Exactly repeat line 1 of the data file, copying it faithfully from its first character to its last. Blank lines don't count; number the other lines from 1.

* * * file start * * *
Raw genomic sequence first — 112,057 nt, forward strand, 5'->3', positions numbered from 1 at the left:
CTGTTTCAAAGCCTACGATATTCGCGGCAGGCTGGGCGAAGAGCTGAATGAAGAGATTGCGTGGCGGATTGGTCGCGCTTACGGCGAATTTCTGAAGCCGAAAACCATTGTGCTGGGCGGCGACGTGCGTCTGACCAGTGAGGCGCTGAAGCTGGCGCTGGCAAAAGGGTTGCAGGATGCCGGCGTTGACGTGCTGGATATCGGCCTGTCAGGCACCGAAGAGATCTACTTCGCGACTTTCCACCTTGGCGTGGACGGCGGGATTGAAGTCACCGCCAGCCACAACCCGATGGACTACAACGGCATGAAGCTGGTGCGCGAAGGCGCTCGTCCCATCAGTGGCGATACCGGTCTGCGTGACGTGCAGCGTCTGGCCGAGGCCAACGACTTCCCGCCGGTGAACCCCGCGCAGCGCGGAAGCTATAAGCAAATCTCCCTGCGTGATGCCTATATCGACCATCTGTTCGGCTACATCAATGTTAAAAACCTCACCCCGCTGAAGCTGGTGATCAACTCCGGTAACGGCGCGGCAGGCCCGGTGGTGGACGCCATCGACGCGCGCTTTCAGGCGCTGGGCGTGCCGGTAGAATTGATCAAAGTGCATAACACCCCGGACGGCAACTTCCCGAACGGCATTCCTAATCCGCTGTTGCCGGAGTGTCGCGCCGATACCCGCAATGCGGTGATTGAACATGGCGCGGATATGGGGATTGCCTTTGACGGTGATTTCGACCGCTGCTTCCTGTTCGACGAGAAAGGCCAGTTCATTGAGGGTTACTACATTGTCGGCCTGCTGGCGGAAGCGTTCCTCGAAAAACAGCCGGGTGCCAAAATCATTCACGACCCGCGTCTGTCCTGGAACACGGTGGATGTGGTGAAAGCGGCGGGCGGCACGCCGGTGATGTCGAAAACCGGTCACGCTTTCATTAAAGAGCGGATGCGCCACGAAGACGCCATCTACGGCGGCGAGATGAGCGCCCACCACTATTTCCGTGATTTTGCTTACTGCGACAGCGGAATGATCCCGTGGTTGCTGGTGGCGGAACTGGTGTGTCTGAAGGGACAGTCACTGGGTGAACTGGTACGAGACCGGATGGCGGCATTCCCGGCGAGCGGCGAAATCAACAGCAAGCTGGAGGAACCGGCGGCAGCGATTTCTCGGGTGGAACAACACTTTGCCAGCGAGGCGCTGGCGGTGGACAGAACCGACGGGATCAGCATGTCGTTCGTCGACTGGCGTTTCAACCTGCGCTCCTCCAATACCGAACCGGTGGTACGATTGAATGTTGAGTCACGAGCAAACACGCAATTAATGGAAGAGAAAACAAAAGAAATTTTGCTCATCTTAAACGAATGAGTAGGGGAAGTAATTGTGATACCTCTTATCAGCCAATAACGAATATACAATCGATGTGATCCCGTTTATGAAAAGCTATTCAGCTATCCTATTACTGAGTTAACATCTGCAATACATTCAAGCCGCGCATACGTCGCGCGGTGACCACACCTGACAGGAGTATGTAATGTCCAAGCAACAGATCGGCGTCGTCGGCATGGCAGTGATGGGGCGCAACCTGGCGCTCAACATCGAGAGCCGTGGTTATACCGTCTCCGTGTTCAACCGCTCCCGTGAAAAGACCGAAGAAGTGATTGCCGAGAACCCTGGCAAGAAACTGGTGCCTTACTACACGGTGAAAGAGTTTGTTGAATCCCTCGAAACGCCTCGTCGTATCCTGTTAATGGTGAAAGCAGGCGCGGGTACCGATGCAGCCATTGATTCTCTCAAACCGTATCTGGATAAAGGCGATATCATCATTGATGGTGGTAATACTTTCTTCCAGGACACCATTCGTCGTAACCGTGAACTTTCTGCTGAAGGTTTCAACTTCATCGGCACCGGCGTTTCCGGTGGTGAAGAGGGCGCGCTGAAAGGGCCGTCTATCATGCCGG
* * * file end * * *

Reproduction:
Raw genomic sequence first — 112,057 nt, forward strand, 5'->3', positions numbered from 1 at the left: